One by one, the family departs. First the young couple who must return to our nation’s capitol to meet their grown-up job responsibilities. A weekend they’re given, but their excitement at life allows no room for regret.
We have a few precious days without leave-taking before my mother and Elli pull from the driveway. They are returning to check on my dad who brought us to Ocean Isle Beach when we were too young to know a tradition was underway. For the first year since that beginning—1971? 1972? we debate amongst ourselves—Daddy is not here, too ill to make the trip. Standing on the hot concrete, Hannah, Marcee and I lift our arms like Mother always does, in greeting to the newcomers, in waving good-bye to the departing.
When Tom bundles Cory and Meg into the Camero, headed for the airport, I cannot go. With not enough room for me and the luggage, I lose out. Instead, we three remainders hop from diner to diner, seeking a place still serving breakfast. As I order my cat-head biscuit, I feel again their arms around me. Tom’s son, his girlfriend, gracious “first-timers” who joined us for this our annual trip to the beach before thanking all for being included and hugging goodbye and leaving.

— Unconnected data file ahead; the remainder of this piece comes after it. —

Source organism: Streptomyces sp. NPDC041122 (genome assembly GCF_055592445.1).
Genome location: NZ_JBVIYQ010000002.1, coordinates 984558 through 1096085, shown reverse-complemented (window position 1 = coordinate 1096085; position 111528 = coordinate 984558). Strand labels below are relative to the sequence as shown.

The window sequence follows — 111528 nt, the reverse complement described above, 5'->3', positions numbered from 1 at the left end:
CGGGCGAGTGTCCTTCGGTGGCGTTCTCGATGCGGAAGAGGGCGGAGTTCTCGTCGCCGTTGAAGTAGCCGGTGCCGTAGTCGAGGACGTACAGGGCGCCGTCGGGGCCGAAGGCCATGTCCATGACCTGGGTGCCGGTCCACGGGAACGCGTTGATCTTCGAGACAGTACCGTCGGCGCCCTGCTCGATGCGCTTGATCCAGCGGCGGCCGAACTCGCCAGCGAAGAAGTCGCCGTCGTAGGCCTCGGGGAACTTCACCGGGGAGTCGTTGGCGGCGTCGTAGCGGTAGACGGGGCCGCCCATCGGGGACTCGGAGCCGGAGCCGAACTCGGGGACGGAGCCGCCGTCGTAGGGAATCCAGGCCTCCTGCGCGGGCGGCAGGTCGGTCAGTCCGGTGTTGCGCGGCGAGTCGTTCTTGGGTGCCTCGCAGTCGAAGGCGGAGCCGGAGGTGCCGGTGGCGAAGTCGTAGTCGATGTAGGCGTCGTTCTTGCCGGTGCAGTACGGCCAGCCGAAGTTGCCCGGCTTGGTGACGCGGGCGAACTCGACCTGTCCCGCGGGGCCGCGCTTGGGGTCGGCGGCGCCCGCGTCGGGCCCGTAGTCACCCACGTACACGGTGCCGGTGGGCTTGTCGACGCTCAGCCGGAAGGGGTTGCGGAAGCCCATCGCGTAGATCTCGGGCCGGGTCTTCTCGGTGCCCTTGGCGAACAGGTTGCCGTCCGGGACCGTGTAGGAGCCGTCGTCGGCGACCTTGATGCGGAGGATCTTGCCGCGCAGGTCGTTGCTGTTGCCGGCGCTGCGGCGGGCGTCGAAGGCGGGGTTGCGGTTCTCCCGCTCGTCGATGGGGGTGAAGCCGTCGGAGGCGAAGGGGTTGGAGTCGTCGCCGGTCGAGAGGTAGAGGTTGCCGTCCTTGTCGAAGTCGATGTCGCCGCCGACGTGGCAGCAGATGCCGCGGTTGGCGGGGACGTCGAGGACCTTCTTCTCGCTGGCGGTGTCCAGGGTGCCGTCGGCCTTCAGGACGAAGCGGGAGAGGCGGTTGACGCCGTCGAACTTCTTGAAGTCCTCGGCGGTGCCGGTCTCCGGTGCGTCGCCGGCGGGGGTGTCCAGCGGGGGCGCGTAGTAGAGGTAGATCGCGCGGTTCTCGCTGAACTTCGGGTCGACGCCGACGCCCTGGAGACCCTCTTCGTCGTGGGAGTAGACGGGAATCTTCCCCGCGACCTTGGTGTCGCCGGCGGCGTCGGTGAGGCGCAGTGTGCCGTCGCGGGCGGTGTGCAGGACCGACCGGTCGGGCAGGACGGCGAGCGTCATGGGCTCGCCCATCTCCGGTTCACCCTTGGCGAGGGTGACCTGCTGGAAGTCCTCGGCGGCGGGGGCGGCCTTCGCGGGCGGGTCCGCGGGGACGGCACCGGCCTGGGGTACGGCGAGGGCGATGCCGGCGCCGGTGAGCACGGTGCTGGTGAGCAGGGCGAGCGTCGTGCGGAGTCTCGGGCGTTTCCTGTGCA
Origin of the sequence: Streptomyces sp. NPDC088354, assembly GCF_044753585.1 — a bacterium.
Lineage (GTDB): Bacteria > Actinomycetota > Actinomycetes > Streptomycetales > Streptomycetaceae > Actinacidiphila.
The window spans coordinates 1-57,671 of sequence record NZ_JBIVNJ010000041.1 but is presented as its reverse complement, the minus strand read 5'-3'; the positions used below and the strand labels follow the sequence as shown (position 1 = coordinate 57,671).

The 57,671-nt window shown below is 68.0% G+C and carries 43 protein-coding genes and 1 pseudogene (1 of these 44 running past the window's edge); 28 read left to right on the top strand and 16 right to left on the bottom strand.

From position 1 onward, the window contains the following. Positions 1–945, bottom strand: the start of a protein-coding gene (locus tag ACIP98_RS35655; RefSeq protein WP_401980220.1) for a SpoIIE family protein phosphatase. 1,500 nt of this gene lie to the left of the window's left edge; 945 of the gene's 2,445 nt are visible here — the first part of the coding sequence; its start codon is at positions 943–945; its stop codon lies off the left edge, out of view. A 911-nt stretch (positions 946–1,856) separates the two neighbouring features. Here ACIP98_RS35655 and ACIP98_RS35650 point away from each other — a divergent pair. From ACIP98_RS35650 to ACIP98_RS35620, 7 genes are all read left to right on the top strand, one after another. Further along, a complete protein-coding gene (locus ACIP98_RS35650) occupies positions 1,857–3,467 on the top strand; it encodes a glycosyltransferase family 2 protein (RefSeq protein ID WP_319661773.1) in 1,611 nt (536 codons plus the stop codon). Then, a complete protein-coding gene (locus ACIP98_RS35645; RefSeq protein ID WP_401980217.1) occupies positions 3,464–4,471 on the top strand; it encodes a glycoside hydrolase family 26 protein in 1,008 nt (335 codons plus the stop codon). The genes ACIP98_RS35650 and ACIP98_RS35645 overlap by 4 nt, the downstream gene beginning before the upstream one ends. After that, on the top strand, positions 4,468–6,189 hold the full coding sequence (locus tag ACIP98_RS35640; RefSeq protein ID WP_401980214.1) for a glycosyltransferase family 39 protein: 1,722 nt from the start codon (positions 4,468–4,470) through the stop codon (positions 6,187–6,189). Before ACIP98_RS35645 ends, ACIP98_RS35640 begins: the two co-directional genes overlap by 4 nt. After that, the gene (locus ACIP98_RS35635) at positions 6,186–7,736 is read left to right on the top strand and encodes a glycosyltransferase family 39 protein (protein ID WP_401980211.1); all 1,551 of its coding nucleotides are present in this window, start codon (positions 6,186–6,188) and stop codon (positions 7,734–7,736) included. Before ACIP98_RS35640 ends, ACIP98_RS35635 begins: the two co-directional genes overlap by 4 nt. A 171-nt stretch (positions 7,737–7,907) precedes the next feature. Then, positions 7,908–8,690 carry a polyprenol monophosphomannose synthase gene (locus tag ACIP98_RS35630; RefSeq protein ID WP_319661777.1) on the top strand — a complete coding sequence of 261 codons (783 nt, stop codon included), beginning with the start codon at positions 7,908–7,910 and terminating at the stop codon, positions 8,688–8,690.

In the quiet, we watch a video Elli sent of Daddy with his favorite caretaker. We wash the sandy beach towels as we prepare for our own leave-taking. Before that happens, we sit on the porch and watch the blue beach umbrellas flap in the wind. The white-headed waves roll into shore, and we remember those who were with us this week, in body, in spirit. I try not to cry. It is so quiet.
here’s to creative synthesis . . .